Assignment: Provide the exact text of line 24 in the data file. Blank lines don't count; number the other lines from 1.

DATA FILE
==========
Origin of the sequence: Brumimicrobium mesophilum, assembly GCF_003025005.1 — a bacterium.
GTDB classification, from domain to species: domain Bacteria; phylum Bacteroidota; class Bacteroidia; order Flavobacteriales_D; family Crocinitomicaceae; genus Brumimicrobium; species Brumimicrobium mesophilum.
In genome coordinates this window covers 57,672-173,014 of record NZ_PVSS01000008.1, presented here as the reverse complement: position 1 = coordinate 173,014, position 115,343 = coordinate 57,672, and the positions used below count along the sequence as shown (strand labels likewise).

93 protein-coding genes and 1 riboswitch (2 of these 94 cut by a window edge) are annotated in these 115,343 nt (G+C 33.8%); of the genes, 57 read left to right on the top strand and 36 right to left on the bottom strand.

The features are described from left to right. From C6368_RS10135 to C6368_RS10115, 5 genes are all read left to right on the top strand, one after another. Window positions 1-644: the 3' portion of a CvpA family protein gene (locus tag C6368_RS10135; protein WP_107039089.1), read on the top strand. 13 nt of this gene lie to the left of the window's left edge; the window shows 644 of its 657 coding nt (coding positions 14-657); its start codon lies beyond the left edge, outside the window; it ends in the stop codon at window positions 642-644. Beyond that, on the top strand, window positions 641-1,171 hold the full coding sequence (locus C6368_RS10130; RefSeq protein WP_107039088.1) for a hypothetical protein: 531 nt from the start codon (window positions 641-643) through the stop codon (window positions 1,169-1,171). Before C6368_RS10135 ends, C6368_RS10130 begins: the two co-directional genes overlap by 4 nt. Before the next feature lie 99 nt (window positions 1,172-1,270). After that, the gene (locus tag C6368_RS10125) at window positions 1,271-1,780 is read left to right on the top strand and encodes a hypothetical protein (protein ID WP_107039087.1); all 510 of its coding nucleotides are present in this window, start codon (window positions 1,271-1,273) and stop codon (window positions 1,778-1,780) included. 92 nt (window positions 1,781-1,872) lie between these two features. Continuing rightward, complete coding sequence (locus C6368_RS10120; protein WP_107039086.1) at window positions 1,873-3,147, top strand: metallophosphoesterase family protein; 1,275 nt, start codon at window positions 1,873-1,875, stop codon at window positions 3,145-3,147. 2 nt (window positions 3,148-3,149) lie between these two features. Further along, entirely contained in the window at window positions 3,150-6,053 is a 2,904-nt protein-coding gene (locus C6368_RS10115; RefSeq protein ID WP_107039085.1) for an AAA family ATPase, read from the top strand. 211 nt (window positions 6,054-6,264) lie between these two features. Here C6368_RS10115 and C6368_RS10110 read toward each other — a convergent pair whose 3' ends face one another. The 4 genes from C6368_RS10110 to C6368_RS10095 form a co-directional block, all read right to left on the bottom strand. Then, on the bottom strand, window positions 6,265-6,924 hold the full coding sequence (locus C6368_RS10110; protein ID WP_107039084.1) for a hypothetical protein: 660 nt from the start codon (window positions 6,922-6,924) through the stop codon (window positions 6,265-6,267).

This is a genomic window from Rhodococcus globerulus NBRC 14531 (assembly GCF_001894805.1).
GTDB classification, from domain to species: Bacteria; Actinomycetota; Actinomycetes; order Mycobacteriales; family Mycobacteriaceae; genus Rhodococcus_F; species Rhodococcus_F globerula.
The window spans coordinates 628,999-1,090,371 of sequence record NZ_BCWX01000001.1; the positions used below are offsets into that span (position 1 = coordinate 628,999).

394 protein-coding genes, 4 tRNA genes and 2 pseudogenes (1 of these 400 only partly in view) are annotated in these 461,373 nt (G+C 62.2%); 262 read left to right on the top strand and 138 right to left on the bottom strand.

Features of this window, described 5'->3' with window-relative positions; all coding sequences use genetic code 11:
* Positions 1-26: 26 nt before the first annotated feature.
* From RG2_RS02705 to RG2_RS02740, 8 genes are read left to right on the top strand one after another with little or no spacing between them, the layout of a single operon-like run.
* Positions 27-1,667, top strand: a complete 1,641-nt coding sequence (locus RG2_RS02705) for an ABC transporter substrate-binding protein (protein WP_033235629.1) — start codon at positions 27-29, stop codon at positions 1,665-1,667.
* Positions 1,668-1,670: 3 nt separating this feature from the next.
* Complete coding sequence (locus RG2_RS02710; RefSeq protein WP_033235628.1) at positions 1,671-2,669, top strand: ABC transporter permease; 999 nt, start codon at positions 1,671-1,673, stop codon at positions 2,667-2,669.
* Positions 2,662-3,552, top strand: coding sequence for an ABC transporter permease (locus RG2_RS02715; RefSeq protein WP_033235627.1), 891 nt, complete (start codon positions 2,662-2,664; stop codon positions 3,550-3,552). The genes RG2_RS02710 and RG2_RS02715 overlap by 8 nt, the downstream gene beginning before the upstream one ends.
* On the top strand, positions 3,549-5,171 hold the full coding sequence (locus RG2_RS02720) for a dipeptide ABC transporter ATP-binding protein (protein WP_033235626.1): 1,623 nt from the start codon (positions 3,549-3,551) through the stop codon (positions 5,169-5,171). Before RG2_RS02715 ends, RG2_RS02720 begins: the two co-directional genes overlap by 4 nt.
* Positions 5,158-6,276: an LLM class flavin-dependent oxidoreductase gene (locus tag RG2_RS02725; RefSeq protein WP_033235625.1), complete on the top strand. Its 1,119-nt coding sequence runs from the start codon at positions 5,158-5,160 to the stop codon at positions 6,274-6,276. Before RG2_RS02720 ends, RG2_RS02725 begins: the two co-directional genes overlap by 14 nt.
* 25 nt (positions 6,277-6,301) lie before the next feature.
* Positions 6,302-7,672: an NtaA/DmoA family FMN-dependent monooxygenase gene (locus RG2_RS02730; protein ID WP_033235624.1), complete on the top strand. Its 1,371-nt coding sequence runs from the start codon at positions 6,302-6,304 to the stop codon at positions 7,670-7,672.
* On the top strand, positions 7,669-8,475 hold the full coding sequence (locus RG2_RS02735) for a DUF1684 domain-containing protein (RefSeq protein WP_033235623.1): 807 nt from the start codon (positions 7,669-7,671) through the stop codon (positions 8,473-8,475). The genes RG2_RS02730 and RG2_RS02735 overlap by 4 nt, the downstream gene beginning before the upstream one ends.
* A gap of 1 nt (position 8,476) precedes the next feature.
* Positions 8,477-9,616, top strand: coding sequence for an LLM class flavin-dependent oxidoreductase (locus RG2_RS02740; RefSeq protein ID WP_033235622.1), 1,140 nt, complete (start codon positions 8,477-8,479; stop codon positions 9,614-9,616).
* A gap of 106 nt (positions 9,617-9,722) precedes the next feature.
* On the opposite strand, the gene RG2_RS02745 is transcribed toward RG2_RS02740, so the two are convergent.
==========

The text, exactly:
* A gap of 106 nt (positions 9,617-9,722) precedes the next feature.